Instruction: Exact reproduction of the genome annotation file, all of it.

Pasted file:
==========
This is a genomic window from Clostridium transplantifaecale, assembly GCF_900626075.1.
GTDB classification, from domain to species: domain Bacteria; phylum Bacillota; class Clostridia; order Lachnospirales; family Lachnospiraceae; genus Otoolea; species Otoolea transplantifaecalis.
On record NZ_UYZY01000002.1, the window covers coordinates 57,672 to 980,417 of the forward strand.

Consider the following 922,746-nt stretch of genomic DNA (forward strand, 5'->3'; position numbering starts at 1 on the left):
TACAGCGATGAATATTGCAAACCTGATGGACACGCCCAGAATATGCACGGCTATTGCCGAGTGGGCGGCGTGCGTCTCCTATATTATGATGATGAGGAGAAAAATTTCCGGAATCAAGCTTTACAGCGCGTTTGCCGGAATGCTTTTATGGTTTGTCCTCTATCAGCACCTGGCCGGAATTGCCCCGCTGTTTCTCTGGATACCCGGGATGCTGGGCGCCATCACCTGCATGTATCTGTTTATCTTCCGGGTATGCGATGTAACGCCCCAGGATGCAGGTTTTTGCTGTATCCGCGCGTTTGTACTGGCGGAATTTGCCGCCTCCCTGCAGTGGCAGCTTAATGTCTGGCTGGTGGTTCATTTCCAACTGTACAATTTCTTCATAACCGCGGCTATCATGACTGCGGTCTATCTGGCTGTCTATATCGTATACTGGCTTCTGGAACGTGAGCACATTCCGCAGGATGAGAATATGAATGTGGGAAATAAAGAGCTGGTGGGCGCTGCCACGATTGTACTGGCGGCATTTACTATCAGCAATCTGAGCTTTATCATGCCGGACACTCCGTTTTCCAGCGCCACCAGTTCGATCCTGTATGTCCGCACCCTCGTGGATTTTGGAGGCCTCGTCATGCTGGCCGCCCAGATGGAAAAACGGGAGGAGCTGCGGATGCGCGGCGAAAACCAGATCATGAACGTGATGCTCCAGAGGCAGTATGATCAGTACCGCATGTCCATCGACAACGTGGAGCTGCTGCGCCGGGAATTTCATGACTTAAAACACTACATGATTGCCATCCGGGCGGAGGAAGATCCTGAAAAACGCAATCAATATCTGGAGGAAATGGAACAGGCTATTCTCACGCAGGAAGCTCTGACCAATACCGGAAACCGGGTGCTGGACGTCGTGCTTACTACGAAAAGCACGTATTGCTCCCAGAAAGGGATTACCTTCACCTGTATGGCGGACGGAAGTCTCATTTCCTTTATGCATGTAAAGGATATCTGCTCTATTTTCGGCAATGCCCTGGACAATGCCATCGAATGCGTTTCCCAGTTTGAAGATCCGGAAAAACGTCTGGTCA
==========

This is a genomic window from Clostridium transplantifaecale, assembly GCF_900626075.1.
GTDB classification, from domain to species: domain Bacteria; phylum Bacillota; class Clostridia; order Lachnospirales; family Lachnospiraceae; genus Otoolea; species Otoolea transplantifaecalis.
On record NZ_UYZY01000002.1, the window covers coordinates 57,672 to 980,417 of the forward strand.

Consider the following 922,746-nt stretch of genomic DNA (forward strand, 5'->3'; position numbering starts at 1 on the left):
TACAGCGATGAATATTGCAAACCTGATGGACACGCCCAGAATATGCACGGCTATTGCCGAGTGGGCGGCGTGCGTCTCCTATATTATGATGATGAGGAGAAAAATTTCCGGAATCAAGCTTTACAGCGCGTTTGCCGGAATGCTTTTATGGTTTGTCCTCTATCAGCACCTGGCCGGAATTGCCCCGCTGTTTCTCTGGATACCCGGGATGCTGGGCGCCATCACCTGCATGTATCTGTTTATCTTCCGGGTATGCGATGTAACGCCCCAGGATGCAGGTTTTTGCTGTATCCGCGCGTTTGTACTGGCGGAATTTGCCGCCTCCCTGCAGTGGCAGCTTAATGTCTGGCTGGTGGTTCATTTCCAACTGTACAATTTCTTCATAACCGCGGCTATCATGACTGCGGTCTATCTGGCTGTCTATATCGTATACTGGCTTCTGGAACGTGAGCACATTCCGCAGGATGAGAATATGAATGTGGGAAATAAAGAGCTGGTGGGCGCTGCCACGATTGTACTGGCGGCATTTACTATCAGCAATCTGAGCTTTATCATGCCGGACACTCCGTTTTCCAGCGCCACCAGTTCGATCCTGTATGTCCGCACCCTCGTGGATTTTGGAGGCCTCGTCATGCTGGCCGCCCAGATGGAAAAACGGGAGGAGCTGCGGATGCGCGGCGAAAACCAGATCATGAACGTGATGCTCCAGAGGCAGTATGATCAGTACCGCATGTCCATCGACAACGTGGAGCTGCTGCGCCGGGAATTTCATGACTTAAAACACTACATGATTGCCATCCGGGCGGAGGAAGATCCTGAAAAACGCAATCAATATCTGGAGGAAATGGAACAGGCTATTCTCACGCAGGAAGCTCTGACCAATACCGGAAACCGGGTGCTGGACGTCGTGCTTACTACGAAAAGCACGTATTGCTCCCAGAAAGGGATTACCTTCACCTGTATGGCGGACGGAAGTCTCATTTCCTTTATGCATGTAAAGGATATCTGCTCTATTTTCGGCAATGCCCTGGACAATGCCATCGAATGCGTTTCCCAGTTTGAAGATCCGGAAAAACGTCTGGTCA